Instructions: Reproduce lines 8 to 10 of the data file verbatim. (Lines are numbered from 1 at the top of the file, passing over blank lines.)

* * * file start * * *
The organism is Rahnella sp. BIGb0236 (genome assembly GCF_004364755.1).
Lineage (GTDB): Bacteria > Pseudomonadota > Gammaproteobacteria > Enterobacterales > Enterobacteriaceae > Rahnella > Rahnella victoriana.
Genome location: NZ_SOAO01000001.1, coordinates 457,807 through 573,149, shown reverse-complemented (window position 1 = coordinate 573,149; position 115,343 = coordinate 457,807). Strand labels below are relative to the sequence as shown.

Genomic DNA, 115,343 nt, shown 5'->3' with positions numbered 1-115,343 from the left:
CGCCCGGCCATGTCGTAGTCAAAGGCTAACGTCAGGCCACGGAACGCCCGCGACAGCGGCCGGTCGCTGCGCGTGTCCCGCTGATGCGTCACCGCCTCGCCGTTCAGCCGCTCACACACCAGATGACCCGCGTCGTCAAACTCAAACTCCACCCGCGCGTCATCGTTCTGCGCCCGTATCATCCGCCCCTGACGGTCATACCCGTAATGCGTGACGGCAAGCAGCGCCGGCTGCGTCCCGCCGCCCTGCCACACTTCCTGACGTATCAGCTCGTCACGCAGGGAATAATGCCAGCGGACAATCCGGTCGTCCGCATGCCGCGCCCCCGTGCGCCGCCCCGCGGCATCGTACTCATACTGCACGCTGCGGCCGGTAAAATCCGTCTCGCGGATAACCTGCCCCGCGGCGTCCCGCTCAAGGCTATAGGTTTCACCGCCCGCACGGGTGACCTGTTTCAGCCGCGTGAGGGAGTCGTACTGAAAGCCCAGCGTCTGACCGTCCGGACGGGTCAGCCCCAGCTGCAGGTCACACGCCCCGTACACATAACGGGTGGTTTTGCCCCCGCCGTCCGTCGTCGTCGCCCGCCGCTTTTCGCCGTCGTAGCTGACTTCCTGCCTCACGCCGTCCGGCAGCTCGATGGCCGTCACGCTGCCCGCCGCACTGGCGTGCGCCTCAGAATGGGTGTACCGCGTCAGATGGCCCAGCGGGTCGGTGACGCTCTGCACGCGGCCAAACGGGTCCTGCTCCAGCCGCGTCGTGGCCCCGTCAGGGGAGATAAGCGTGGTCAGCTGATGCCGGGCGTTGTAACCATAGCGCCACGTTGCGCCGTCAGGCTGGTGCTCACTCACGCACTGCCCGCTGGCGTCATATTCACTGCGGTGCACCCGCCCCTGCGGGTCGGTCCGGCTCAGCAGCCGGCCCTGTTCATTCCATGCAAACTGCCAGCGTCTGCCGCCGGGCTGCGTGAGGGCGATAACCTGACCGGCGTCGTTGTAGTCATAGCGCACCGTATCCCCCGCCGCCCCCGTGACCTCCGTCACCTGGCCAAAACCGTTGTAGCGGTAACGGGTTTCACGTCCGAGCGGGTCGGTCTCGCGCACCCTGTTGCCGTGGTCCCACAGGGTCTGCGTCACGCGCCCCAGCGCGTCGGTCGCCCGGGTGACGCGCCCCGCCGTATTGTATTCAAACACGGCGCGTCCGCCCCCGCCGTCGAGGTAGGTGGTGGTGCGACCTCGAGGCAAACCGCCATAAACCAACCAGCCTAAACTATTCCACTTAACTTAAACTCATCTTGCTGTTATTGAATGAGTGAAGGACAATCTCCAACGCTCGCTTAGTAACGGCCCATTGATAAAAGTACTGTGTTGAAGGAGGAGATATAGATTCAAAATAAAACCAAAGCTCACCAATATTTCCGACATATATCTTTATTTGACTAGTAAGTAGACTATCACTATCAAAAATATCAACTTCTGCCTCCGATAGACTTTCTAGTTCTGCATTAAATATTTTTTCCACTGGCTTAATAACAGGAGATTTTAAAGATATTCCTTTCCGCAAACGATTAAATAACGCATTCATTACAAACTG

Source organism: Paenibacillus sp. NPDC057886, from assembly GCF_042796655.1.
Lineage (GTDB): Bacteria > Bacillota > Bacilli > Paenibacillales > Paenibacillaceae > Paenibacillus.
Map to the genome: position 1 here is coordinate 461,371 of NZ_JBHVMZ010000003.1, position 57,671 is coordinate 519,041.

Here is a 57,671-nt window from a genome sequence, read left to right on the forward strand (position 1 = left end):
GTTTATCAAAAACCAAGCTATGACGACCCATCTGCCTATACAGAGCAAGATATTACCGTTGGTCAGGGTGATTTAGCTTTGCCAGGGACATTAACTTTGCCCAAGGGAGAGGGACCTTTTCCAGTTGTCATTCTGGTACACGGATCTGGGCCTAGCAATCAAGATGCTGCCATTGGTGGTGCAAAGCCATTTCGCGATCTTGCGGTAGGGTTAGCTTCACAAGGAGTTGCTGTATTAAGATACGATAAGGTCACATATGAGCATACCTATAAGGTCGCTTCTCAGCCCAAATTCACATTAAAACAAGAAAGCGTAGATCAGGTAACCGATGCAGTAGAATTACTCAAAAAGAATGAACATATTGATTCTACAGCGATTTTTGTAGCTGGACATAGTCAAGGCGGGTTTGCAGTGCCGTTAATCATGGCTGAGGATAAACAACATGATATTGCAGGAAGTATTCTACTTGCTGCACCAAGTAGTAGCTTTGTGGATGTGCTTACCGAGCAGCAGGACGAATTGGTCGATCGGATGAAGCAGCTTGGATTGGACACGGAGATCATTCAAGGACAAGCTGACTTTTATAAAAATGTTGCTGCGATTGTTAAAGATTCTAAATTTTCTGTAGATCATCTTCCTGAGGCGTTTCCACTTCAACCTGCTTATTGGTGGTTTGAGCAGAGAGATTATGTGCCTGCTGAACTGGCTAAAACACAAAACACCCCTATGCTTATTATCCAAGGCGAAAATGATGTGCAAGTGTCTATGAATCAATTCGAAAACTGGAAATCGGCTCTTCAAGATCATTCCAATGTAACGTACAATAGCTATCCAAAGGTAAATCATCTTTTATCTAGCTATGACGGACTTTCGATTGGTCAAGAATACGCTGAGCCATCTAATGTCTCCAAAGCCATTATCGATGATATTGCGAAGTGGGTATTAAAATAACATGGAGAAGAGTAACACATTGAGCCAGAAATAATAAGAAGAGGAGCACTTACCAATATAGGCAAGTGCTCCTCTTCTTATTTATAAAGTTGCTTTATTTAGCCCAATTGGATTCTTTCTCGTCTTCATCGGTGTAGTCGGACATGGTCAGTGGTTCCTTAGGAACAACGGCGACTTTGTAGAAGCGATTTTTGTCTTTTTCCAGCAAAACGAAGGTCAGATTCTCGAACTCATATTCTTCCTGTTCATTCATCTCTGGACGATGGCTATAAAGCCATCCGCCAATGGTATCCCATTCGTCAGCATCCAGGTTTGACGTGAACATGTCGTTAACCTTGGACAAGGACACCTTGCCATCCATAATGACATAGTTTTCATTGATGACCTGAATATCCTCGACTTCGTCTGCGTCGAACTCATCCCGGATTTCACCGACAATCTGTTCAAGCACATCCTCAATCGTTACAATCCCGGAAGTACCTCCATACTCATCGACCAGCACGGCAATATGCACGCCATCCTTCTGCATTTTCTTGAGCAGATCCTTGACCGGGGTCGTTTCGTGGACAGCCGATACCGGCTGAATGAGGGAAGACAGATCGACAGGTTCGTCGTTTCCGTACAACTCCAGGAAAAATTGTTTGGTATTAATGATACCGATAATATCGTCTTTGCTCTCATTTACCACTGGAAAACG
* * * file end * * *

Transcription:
Map to the genome: position 1 here is coordinate 461,371 of NZ_JBHVMZ010000003.1, position 57,671 is coordinate 519,041.

Here is a 57,671-nt window from a genome sequence, read left to right on the forward strand (position 1 = left end):
GTTTATCAAAAACCAAGCTATGACGACCCATCTGCCTATACAGAGCAAGATATTACCGTTGGTCAGGGTGATTTAGCTTTGCCAGGGACATTAACTTTGCCCAAGGGAGAGGGACCTTTTCCAGTTGTCATTCTGGTACACGGATCTGGGCCTAGCAATCAAGATGCTGCCATTGGTGGTGCAAAGCCATTTCGCGATCTTGCGGTAGGGTTAGCTTCACAAGGAGTTGCTGTATTAAGATACGATAAGGTCACATATGAGCATACCTATAAGGTCGCTTCTCAGCCCAAATTCACATTAAAACAAGAAAGCGTAGATCAGGTAACCGATGCAGTAGAATTACTCAAAAAGAATGAACATATTGATTCTACAGCGATTTTTGTAGCTGGACATAGTCAAGGCGGGTTTGCAGTGCCGTTAATCATGGCTGAGGATAAACAACATGATATTGCAGGAAGTATTCTACTTGCTGCACCAAGTAGTAGCTTTGTGGATGTGCTTACCGAGCAGCAGGACGAATTGGTCGATCGGATGAAGCAGCTTGGATTGGACACGGAGATCATTCAAGGACAAGCTGACTTTTATAAAAATGTTGCTGCGATTGTTAAAGATTCTAAATTTTCTGTAGATCATCTTCCTGAGGCGTTTCCACTTCAACCTGCTTATTGGTGGTTTGAGCAGAGAGATTATGTGCCTGCTGAACTGGCTAAAACACAAAACACCCCTATGCTTATTATCCAAGGCGAAAATGATGTGCAAGTGTCTATGAATCAATTCGAAAACTGGAAATCGGCTCTTCAAGATCATTCCAATGTAACGTACAATAGCTATCCAAAGGTAAATCATCTTTTATCTAGCTATGACGGACTTTCGATTGGTCAAGAATACGCTGAGCCATCTAATGTCTCCAAAGCCATTATCGATGATATTGCGAAGTGGGTATTAAAATAACATGGAGAAGAGTAACACATTGAGCCAGAAATAATAAGAAGAGGAGCACTTACCAATATAGGCAAGTGCTCCTCTTCTTATTTATAAAGTTGCTTTATTTAGCCCAATTGGATTCTTTCTCGTCTTCATCGGTGTAGTCGGACATGGTCAGTGGTTCCTTAGGAACAACGGCGACTTTGTAGAAGCGATTTTTGTCTTTTTCCAGCAAAACGAAGGTCAGATTCTCGAACTCATATTCTTCCTGTTCATTCATCTCTGGACGATGGCTATAAAGCCATCCGCCAATGGTATCCCATTCGTCAGCATCCAGGTTTGACGTGAACATGTCGTTAACCTTGGACAAGGACACCTTGCCATCCATAATGACATAGTTTTCATTGATGACCTGAATATCCTCGACTTCGTCTGCGTCGAACTCATCCCGGATTTCACCGACAATCTGTTCAAGCACATCCTCAATCGTTACAATCCCGGAAGTACCTCCATACTCATCGACCAGCACGGCAATATGCACGCCATCCTTCTGCATTTTCTTGAGCAGATCCTTGACCGGGGTCGTTTCGTGGACAGCCGATACCGGCTGAATGAGGGAAGACAGATCGACAGGTTCGTCGTTTCCGTACAACTCCAGGAAAAATTGTTTGGTATTAATGATACCGATAATATCGTCTTTGCTCTCATTTACCACTGGAAAACG